Thursday, June 20, 2013


Well, I figured one of the best movies to watch on the new TV would be one of my favorite detective films. This is one that I actually hadn't seen until I was in my very late teens, mostly because of how dark and disturbing it is. But luckily, the dark is what gets covered here, and this is a great piece of work.

That movie is Seven, a 1995 film directed by David Fincher and starring Brad Pitt, Morgan Freeman, Gwyneth Paltrow. A dark thriller focusing on a series of murders based off the seven deadly sins. I had a family member who had the film on VHS but was never allowed to watch it, until I got older.

The story centers around two detectives. We have Somerset, portrayed by Morgan Freeman, who is set to retire at the end of the week and is feeling worn out by the job. We also have Mills, portrayed by Brad Pitt, who's still considered to be new on the job despite having some homicide investigation experience. Their first investigation together involves an extremely overweight man, who appears to have been forced food down his throat. Upon further investigation, the word gluttony was written behind the fridge.

As the investigation moves on, we find victims that died under the causes of greed, sloth, lust, then eventually wrath and envy (the last two have a major significance on the plot). However, despite the gruesome way these crimes were committed, we are never shown who our killer is, and not given so much as a hint, since the suspect never leaves any fingerprints behind.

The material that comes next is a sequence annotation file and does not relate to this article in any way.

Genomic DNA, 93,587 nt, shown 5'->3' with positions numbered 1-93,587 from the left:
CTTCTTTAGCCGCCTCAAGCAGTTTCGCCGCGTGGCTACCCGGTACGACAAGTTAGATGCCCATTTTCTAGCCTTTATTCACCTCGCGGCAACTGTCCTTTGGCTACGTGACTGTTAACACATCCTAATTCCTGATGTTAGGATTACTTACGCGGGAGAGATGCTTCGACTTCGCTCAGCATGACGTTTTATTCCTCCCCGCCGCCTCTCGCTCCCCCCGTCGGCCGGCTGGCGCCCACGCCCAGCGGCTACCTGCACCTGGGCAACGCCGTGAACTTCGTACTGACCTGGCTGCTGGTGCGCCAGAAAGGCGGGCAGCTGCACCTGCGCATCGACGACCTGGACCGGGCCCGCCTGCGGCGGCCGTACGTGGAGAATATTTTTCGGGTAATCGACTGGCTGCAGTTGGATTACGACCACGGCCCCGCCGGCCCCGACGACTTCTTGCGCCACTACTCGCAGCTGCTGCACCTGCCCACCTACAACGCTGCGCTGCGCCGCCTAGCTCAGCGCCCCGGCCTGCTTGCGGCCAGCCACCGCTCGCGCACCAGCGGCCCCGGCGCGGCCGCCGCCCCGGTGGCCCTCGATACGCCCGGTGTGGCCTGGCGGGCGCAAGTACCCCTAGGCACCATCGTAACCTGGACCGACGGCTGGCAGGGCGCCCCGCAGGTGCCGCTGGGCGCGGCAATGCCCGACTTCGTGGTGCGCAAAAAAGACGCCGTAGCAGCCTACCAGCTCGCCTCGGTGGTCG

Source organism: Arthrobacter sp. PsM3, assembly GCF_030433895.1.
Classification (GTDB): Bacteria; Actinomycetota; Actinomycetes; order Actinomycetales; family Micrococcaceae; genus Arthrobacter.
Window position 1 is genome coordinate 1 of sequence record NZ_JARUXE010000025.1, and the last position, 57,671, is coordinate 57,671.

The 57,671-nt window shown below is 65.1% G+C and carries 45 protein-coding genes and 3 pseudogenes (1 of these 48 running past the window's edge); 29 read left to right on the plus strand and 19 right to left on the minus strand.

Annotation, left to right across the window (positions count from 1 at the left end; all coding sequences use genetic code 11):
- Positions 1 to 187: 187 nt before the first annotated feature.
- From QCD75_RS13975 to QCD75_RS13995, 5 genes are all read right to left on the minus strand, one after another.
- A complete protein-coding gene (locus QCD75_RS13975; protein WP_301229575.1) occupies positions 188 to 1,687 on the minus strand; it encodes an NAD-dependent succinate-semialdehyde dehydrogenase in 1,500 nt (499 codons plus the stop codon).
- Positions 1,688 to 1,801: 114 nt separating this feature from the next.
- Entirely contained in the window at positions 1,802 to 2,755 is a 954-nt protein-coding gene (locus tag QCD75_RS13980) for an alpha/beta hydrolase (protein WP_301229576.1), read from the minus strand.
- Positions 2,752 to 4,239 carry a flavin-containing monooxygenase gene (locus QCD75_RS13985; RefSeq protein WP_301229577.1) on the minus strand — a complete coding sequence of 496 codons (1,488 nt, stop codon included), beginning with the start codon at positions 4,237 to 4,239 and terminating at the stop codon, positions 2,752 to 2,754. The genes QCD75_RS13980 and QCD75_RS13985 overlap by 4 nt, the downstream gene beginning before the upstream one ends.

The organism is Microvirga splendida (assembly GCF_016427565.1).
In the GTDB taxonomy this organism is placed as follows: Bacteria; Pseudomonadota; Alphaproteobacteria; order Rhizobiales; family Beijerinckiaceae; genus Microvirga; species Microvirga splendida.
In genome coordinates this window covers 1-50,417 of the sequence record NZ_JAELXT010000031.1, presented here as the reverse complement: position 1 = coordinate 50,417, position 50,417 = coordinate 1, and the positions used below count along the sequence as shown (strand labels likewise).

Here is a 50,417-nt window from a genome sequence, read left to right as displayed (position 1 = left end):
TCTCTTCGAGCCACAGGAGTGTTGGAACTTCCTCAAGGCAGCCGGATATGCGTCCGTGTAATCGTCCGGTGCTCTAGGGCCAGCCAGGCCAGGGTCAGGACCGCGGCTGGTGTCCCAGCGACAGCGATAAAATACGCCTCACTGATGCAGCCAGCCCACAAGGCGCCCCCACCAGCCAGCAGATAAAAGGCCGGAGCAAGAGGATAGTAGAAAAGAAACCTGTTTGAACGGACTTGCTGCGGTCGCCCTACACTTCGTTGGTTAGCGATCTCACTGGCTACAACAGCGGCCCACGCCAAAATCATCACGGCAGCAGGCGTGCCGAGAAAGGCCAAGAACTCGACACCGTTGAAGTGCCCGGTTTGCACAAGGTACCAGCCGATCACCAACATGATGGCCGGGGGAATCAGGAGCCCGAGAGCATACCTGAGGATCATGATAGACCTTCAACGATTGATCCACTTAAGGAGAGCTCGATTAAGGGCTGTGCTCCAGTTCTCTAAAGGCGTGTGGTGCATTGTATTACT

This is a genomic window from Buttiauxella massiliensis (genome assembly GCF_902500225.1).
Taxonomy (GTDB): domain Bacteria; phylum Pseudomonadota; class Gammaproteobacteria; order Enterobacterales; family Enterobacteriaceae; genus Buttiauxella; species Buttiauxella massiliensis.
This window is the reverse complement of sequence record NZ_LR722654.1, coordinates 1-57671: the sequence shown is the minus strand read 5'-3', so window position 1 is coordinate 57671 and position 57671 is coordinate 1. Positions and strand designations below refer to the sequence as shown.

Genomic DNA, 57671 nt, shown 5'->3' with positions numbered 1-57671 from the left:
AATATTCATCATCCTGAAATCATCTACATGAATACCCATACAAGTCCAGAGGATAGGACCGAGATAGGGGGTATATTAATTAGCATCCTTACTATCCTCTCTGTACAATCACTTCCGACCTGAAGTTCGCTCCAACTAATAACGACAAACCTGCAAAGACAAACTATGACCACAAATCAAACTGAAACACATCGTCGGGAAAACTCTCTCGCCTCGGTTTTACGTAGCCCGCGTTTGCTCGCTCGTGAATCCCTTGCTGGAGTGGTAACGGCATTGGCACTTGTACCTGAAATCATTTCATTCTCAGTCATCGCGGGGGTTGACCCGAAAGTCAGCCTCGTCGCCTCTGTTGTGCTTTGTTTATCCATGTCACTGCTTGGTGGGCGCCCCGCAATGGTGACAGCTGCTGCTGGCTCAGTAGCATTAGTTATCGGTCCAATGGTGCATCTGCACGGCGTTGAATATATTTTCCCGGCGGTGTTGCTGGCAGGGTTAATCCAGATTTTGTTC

And I feel that is one of the thing that makes this work, was the fact that we as an audience find things out as the detectives do. We aren't shown who the person responsible (until the very near end, at least), or even his actions. The only things shown are outcomes of these brutal murders and horrible acts, not the murders and acts themselves. We as viewers, just like the two detectives in the film, are left to only guess how these events unfolded and we're only shown a piece.

For a film that is not actually a horror, it does a very good job at being dreary and quite scary. The majority of the film is set to the backdrop to an urban setting where it is constantly raining. We don't see the sun until the reveal of the primary suspect, and even in the sunlight it feels dreary. We feel a sense of dread and horror every time a new victim is found.

This is a film where it is impossible to talk too much about plot and not give anything away. The best way thing to say is that if you like detective films, don't mind some disturbing images, and haven't seen this one yet (even though it came out almost 20 years ago, now), then you owe it to yourself to sit down and watch it.

Another note, the films Director, David Fincher, is also the director of Alien 3 (his debut film, which I actually enjoyed very much, even though many people didn't), Fight Club, the American version of The Girl With the Dragon Tattoo, and oddly enough, The Social Network.

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